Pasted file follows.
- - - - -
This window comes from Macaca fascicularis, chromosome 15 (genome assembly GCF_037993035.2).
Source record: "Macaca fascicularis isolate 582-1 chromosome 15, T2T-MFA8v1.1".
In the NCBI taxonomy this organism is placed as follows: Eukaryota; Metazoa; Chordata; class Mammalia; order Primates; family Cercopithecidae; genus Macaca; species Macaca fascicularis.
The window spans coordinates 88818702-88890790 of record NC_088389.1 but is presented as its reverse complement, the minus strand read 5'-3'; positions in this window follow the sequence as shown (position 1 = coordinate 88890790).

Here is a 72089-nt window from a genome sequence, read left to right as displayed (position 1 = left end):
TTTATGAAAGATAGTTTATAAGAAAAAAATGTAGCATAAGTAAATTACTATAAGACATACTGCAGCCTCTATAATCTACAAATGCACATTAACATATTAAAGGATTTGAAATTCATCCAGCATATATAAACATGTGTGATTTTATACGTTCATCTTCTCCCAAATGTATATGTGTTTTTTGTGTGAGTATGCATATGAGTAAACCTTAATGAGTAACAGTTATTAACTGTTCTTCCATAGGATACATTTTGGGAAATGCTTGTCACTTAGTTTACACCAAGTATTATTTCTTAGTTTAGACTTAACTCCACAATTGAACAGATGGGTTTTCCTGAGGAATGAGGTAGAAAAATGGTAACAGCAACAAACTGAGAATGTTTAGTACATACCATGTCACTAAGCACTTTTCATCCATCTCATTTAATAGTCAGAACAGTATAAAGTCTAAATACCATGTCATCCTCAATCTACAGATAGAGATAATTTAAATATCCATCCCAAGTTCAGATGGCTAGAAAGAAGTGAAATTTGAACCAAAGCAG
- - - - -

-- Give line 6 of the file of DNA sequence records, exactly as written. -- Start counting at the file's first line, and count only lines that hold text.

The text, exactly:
TTTATGAAAGATAGTTTATAAGAAAAAAATGTAGCATAAGTAAATTACTATAAGACATACTGCAGCCTCTATAATCTACAAATGCACATTAACATATTAAAGGATTTGAAATTCATCCAGCATATATAAACATGTGTGATTTTATACGTTCATCTTCTCCCAAATGTATATGTGTTTTTTGTGTGAGTATGCATATGAGTAAACCTTAATGAGTAACAGTTATTAACTGTTCTTCCATAGGATACATTTTGGGAAATGCTTGTCACTTAGTTTACACCAAGTATTATTTCTTAGTTTAGACTTAACTCCACAATTGAACAGATGGGTTTTCCTGAGGAATGAGGTAGAAAAATGGTAACAGCAACAAACTGAGAATGTTTAGTACATACCATGTCACTAAGCACTTTTCATCCATCTCATTTAATAGTCAGAACAGTATAAAGTCTAAATACCATGTCATCCTCAATCTACAGATAGAGATAATTTAAATATCCATCCCAAGTTCAGATGGCTAGAAAGAAGTGAAATTTGAACCAAAGCAG